Assigned to the newly designated Task Group 38.2 (TG 38.2) under Rear Admiral Gerald F. Bogan, Houston steamed on 30 August to support air attacks on Palau on 6 September, after which she and a group of destroyers shelled Peleliu and other islands in preparation for the future amphibious landings. The carrier group turned to the Philippines for strikes against airfields and shipping, then returned to Peleliu to support the forces ashore from 17 to 19 September.
Returning to Ulithi on 1 October 1944, Houston and her task group steamed five days later for an operation into the western Pacific, with airstrikes against Okinawa on 10 October. Two days later, the task force moved toward Formosa.
The Battle of Formosa, consisted of Grumman F6F Hellcat fighter sweeps which were intercepted by airborne Japanese aircraft and anti-aircraft fire. Japanese forces retaliated with land-based air attacks against the fleet and Houston claimed four aircraft shot down on 12 October. The following day USS Canberra was hit by an aerial torpedo and Houston took over her station. On 14 October, Houston and other ships endured another air raid claiming three of the attacking twin-engined torpedo bombers, but a fourth aircraft's torpedo hit her forward engine room flooding all four machinery spaces and causing the loss of propulsive power.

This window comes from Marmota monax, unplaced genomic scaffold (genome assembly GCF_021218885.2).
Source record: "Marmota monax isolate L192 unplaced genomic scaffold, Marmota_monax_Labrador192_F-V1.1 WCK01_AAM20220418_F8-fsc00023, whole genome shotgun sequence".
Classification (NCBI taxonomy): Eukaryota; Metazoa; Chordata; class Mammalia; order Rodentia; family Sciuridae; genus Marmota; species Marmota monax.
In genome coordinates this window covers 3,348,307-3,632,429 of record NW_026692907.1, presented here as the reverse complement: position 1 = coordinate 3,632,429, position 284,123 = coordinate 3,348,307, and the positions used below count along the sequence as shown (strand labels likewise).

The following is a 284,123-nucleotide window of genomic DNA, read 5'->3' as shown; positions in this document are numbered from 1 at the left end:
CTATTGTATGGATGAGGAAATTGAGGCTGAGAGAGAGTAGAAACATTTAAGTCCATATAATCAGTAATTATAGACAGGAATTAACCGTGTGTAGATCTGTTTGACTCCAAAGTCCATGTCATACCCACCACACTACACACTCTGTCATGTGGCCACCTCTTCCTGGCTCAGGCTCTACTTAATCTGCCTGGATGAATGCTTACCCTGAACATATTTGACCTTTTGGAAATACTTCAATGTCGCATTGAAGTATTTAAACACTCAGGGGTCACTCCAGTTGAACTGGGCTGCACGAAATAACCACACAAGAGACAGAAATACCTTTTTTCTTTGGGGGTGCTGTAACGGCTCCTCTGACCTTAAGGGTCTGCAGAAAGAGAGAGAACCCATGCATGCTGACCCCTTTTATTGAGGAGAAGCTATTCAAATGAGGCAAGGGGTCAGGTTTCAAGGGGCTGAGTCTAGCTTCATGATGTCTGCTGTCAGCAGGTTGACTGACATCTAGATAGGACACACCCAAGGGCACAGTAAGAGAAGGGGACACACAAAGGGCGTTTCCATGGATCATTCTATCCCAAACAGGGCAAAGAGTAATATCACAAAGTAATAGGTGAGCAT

During the night Boston took her in tow for retirement to Ulithi. Houston continued with damage control work including jettisoning 122 tons of topside equipment, throughout the fifteenth and the morning of the sixteenth. By noon of the sixteenth, all second deck compartments were dry and several third deck compartments had been made watertight and she was riding easily in tow, now from the fleet tug, Pawnee.